That we search for solutions beyond pharmaceuticals is understandable. Yet homeopathic manufacturers are taking advantage of us in similarly criminal ways. We’re literally being sold sugar water to coat the bitter reality of the vitamin aisle’s most ineffective products. As with the rest of the sugar in the market, we gladly pay for it, ignorant of the damage it causes.
Derek Beres is the author of Whole Motion: Training Your Brain and Body For Optimal Health. Based in Los Angeles, he is working on a new book about spiritual consumerism. Stay in touch on Facebook and Twitter.
Is misinformation causing outbreaks of diseases long thought curable? A recent study found that just a simple "heads up" about fake news can help save thousands of lives.
It is easier to fool a person than it is to convince a person that they’ve been fooled. This is one of the great curses of humanity.
Given the incredible amount of information we process each day, it is difficult for any of us to critically analyze all of it. This is made even more difficult by the natural tendency to be overly critical of any information that threatens our worldview and under-critical of information that supports it.
The menace of misinformation can plague a society with grave consequences. For instance, the failure of people to understand that HIV causes AIDS killed an estimated 300,000 people in South Africa at the turn of the millennium. The state of Minnesota is battling a measles outbreak caused by anti-vaccination propaganda. And discussion over the effects of misinformation on recent elections in Austria, Germany, and the United States is still ongoing.
If only we had a way to prevent our seduction by misinformation. A vaccine of some kind perhaps…
A recent set of experiments shows us that there is a way to help reduce the effects of misinformation on people: the authors amusingly call it the “inoculation.”
In two experiments, groups of test subjects were exposed to misinformation after having been exposed to an “inoculation”. This inoculation was given in the form of either a warning of future misinformation or a review of why the misinformation they were about to read was a fallacy, with an additional group being given both. The control group was merely given misinformation.
The tests showed that this “pre-bunking” was extremely effective. While members of the control group saw a significant decrease in acceptance of the scientific consensus on climate change, members of all other groups saw minor drops at worst, which even then were heavily influenced by their pre-existing worldviews.
The most effective of these methods was an explanation of how the misinformation would be presented and how it would attempt to mislead them. This method was effective not only at slowing the pace of false information taking hold, but also worked across all worldviews and even reduced the polarization of all test subjects.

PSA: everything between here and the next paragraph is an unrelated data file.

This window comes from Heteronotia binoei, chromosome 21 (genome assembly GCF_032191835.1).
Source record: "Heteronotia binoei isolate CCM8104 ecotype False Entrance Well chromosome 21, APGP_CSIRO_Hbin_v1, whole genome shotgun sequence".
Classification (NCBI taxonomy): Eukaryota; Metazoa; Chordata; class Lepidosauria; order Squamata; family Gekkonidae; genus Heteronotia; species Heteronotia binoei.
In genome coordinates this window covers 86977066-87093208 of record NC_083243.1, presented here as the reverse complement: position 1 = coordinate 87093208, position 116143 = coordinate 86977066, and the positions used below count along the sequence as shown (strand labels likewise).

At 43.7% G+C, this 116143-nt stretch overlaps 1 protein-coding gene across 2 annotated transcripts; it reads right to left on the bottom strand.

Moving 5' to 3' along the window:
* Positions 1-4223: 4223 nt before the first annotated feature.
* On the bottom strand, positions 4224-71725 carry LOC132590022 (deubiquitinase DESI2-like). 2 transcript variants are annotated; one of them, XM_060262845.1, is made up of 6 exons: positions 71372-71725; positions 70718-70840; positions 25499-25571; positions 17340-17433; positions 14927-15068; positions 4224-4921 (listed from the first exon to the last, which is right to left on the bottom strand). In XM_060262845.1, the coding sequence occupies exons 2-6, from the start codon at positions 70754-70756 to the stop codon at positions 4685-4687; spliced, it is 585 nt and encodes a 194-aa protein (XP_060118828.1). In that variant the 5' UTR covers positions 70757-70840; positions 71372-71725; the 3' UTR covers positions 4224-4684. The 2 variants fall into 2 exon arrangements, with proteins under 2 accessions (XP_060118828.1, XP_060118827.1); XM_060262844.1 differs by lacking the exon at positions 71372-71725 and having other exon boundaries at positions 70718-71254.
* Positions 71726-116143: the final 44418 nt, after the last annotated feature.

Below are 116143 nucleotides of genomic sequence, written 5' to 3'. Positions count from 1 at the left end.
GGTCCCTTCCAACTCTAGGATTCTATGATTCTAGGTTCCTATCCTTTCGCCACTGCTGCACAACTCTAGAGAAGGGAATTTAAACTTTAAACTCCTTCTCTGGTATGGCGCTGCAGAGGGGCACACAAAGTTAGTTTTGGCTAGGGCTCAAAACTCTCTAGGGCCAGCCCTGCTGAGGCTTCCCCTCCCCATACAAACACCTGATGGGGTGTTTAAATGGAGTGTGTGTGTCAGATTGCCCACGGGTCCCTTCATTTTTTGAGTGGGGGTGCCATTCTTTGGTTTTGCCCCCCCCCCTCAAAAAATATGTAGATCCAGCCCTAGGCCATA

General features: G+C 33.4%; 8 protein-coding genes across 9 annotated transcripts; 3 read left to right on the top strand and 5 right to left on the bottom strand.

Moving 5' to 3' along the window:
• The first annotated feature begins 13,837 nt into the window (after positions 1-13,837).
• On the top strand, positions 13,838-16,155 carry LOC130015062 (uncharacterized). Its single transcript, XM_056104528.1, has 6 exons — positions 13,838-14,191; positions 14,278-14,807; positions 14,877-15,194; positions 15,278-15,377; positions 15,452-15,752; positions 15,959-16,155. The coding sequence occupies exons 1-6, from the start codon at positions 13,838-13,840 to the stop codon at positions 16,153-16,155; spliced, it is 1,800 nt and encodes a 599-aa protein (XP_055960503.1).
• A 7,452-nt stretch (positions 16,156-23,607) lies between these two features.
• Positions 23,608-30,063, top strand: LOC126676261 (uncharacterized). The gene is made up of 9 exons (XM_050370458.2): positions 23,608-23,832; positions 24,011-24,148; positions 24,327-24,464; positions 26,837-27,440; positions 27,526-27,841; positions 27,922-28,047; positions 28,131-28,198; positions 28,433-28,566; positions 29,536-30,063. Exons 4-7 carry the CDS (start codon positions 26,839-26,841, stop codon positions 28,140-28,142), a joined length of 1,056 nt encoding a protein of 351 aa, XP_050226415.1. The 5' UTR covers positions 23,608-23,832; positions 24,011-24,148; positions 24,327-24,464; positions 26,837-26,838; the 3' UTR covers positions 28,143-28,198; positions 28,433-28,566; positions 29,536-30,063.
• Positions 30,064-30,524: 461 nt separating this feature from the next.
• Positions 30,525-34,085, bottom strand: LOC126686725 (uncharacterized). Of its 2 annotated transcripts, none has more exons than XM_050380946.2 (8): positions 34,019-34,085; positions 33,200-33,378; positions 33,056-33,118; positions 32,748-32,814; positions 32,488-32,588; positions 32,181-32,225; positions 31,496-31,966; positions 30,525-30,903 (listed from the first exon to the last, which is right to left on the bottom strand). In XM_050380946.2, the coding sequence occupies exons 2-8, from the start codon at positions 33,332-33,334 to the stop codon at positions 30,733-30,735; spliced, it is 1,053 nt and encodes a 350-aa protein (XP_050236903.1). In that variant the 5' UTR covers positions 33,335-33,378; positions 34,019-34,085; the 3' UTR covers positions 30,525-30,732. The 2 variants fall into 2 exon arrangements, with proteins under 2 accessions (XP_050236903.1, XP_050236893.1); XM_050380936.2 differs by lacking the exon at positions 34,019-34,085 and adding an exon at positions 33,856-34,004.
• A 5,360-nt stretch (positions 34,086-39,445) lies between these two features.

So, we can help prevent rampant misinformation now? Where do I sign up?
Research into how this works is still ongoing, though it is well known that suspicious people are less likely to be taken in by fraudulent action. The researchers also pointed out that several studies support the notion that teaching about misconceptions leads to greater learning overall then just telling somebody the truth. While the topic used in the study was climate change consensus, the researchers saw no reason to suppose these methods function differently with other subjects.
We all know somebody who has been taken in by a bad argument or by information they wanted to wanted to believe is true. Sometimes, it is even ourselves that can be fooled. A method to help prevent being taken in by bad arguments and false narratives could be a powerful tool for educating ourselves and others.
The full study can be read here.
There is censorship in science, admits Bill Nye – but not nearly as much as there should be.
There are certainly some science labs and military research projects that are for classified eyes only, says Bill Nye, but in his view the more pressing issue regarding science and censorship is the proliferation of exaggerated and twisted science studies, and outright pseudoscience on the internet. It's a topic particularly relevant in the wake of heightened fake news awareness. We ordinary citizens may never crack the code of the secret projects government scientists may or may not be working on, but we can get busy educating ourselves and fine-tuning our critical thinking skills so we aren't led astray by false stories.
Bill Nye's most recent book is Unstoppable: Harnessing Science to Change the World.